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Essential Components of an IT Audit

An IT audit entails an assessment of an organization’s information technology framework

Essential Components of an IT Audit

The essential components of an IT audit Typically, IT audits are overseen by an organization’s IT manager or cybersecurity director (in smaller setups, these roles might be fulfilled by the business owner or head of operations). Given that the audit aims to gauge infrastructure effectiveness, and the IT manager’s responsibility revolves around ensuring this efficacy, it’s logical that the five key areas of an IT audit align closely with an IT manager’s core duties. These areas include:

  1. System security
  2. Standards and procedures
  3. Performance monitoring
  4. Documentation and reporting
  5. Systems development

In each of these domains, the auditor will systematically review a checklist of items for assessment. While our audit checklist encompasses the fundamental steps of an IT audit, customization may be required based on your infrastructure requirements. You might need to include additional areas or omit some listed items depending on your company’s specific needs.

IT Audiit - Essential areas
Types of IT Audit

Guidelines for Conducting an IT Audit While the actual IT audit typically spans several days, the groundwork commences long beforehand, as you review your calendar and strategize the scheduling of the audit.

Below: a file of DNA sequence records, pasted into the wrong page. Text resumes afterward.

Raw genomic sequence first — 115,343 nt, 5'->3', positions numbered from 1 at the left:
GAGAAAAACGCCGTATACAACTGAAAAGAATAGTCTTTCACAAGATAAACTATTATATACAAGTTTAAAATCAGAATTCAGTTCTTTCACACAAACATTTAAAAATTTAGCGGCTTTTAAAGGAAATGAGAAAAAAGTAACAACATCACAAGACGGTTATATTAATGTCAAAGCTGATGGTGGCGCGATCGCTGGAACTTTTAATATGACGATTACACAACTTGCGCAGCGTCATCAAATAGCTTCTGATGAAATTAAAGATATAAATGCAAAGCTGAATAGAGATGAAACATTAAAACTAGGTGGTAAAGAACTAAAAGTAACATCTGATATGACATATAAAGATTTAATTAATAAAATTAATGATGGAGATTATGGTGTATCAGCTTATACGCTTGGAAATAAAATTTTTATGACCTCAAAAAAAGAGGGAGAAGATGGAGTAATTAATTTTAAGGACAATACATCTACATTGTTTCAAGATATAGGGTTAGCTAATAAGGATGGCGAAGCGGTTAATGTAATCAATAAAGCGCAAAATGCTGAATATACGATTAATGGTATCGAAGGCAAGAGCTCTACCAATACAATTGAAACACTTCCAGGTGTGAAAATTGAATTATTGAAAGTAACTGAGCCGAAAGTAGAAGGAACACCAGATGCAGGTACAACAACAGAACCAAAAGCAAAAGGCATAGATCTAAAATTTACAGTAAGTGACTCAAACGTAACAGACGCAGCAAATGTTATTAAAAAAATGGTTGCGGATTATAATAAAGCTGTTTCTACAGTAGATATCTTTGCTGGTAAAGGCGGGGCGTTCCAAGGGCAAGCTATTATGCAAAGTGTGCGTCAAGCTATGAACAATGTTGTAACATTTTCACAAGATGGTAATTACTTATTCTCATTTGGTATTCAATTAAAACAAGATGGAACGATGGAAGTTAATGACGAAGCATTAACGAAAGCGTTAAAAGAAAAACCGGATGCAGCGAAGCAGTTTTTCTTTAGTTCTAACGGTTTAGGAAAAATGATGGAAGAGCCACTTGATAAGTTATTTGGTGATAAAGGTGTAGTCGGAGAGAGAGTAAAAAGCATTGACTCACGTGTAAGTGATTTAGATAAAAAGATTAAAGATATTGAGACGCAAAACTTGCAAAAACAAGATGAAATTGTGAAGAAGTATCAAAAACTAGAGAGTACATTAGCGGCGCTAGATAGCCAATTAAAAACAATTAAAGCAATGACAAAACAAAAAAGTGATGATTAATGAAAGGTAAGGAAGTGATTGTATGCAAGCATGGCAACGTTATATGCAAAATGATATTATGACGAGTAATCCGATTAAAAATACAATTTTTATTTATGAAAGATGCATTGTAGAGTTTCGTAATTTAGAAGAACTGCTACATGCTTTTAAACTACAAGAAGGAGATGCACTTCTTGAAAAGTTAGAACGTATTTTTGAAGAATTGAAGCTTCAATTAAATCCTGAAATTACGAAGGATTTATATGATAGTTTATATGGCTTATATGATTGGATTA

Step 1: Planning the Audit

The initial step entails determining whether to conduct an internal audit or engage an external auditor to provide an impartial assessment of your IT systems. External audits are prevalent in large corporations or entities dealing with sensitive data. However, for most companies, an internal audit suffices and is more cost-effective to organize. For added assurance, you might establish a routine internal audit annually and engage an external auditor periodically.

During the planning phase, consider the following:

  • Selection of the auditor (choosing between an external auditor or assigning an internal employee for the task)
  • Determination of the audit timeline
  • Establishment of preparatory processes to ready employees for the audit

Since auditors may need to liaise with various employees and team managers to comprehend your company’s IT workflows, ensure that the audit is scheduled at a time when employees are not overwhelmed with other commitments.

Step 2: Preparation for the Audit

Once you’ve outlined a general timeframe, it’s time to collaborate with your audit team to get ready for the audit itself. Here’s a checklist of items to address during this stage:

  • Define your audit objectives
  • Determine the audit scope, specifying the areas to be evaluated and the level of detail for assessment
  • Establish a method for documenting the audit findings
  • Develop a comprehensive audit schedule, allocating specific days for evaluating different departments and estimating the time each department should allocate for the audit